- Goodbye MongoDB – Over the last two or three years we have been using MongoDB in some mid-size projects. Now it is time to say goodbye to MongoDB for a variety of technical reasons:
- VMware’s Vision For Next-Generation Applications – The moves are aimed at Java developers, particularly those who already use VMware's Spring Framework for lightweight Java development. Enterprise Java applications frequently end up in the virtualized part of the data center. By making it easier to produce them, VMware is also making it more likely they'll be deployed on its virtual machines
- Brunch – A lightweight approach to building HTML5 applications with emphasis on elegance and simplicity – Brunch is an assembler for HTML5 applications. It's agnostic to frameworks, libraries, programming, stylesheet & templating languages and backend technology.
- Choosing a Web Development Framework: Options and Criteria | Javalobby – In this post I’ll present you with our candidates and the criteria we are evaluating each framework with. Over the next weeks I’ll post the actual evaluation of each framework and finally what our choice is and why.
- The Big Three – Scala, Clojure and Groovy | The Code General – The most encouraging outcome of the last few years has been the flourishing ecosystem around new JVM languages. A decade ago the CLR was being proclaimed as *the* runtime to support multiples languages. Thanks to the community the JVM is looking more and more like the preferred target for new languages, innovation and research.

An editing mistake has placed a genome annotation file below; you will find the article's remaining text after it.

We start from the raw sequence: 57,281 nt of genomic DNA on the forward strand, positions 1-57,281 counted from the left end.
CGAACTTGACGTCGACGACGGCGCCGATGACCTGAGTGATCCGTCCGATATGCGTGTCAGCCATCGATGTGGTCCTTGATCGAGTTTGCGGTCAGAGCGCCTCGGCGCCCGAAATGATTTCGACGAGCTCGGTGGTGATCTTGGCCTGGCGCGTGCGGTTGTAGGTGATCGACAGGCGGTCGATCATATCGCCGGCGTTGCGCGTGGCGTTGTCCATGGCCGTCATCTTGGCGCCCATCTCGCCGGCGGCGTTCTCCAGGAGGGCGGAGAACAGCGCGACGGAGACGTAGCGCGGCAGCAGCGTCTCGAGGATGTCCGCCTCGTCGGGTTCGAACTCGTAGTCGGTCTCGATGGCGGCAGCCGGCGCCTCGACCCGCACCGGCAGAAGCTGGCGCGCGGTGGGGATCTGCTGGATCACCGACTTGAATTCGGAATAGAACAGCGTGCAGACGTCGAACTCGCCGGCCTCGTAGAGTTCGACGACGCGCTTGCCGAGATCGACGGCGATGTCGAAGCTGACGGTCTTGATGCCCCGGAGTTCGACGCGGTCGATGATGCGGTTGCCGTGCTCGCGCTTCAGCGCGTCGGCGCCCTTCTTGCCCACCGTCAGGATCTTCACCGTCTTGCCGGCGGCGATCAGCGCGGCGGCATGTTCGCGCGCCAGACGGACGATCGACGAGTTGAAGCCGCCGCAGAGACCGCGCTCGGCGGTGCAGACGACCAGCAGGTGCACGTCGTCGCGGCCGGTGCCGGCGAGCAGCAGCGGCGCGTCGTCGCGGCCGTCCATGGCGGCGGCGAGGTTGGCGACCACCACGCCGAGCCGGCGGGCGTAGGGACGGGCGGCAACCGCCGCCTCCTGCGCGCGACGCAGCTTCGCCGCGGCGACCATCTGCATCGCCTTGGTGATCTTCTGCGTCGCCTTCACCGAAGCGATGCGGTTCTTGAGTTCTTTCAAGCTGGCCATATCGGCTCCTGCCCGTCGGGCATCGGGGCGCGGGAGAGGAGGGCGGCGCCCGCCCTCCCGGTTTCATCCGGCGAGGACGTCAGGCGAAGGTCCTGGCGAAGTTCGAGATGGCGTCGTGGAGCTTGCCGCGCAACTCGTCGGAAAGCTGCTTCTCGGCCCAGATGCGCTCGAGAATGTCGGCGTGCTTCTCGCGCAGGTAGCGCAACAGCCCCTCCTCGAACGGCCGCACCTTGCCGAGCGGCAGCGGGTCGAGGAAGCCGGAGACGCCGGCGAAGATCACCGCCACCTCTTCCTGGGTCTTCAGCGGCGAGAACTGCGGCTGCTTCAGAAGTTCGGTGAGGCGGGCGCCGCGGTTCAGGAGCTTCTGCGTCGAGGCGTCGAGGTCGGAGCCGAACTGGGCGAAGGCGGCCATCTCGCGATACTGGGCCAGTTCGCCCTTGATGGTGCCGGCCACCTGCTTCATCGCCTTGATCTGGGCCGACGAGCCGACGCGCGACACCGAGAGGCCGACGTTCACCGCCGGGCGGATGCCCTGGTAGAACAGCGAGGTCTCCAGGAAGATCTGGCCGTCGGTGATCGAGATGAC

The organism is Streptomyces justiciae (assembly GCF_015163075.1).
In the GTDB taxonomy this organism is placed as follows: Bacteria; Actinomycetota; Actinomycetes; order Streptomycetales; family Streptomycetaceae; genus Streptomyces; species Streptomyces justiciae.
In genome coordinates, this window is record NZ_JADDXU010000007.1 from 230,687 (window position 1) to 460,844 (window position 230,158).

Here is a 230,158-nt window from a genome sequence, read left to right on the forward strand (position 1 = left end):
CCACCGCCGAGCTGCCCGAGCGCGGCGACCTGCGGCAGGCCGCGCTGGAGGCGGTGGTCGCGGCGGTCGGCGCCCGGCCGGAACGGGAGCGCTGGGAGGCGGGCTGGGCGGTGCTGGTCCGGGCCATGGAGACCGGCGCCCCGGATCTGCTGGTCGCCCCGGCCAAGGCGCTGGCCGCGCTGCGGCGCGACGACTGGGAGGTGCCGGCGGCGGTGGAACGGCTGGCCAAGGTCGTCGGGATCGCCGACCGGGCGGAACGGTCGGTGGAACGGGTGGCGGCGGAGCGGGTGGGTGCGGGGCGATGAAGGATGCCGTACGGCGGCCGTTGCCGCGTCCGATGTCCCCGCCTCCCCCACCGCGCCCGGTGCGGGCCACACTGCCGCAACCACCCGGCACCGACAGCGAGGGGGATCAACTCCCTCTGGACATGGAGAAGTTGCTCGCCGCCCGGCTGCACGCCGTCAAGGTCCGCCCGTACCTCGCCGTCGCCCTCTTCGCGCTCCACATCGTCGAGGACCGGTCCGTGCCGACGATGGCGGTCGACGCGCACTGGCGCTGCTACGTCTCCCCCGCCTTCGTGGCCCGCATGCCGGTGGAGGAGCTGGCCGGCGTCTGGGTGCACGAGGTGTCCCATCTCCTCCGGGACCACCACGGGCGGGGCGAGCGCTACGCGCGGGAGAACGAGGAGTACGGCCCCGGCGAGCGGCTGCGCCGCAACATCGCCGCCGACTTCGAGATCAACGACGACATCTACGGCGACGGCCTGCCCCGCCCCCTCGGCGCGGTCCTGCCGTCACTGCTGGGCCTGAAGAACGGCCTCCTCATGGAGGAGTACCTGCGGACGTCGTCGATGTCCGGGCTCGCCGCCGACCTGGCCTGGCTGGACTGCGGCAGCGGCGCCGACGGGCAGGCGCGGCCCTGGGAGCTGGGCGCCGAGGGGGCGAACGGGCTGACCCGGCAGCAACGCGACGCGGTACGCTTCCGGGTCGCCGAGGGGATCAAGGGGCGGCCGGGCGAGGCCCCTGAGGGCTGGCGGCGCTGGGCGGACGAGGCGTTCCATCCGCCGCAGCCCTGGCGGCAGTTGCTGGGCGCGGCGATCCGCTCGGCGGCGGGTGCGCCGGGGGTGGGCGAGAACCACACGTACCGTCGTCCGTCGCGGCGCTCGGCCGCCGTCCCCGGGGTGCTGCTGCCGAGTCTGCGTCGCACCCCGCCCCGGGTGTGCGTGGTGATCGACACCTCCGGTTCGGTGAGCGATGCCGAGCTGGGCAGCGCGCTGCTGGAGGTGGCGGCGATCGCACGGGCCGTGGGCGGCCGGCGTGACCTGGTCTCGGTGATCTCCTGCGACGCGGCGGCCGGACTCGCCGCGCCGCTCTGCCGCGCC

- MongoDB Overview | Channel 9 – Jared Rosoff covers the basics of Mongo and then explains the purpose and architecture of MongoDB replica sets (for scalable read operations) as well as MongoDB's approach to sharding (for scalable write operations).
- JSONP – Enables cross-domain requests to any JSON API – JSONP – Enables cross-domain requests to any JSON API
- The Toolbox: a directory of useful single-page sites and apps – A collection of the best time-saving apps, tools, and widgets from around the web.
- This Is What Developing For Android Looks Like | TechCrunch – Animoca, a Hong Kong mobile app developer that has seen more than 70 million downloads, says it does quality assurance testing with about 400 Android devices. Again, that’s testing with four hundred different phones and tablets for every app they ship!
Links for May 11th through May 16th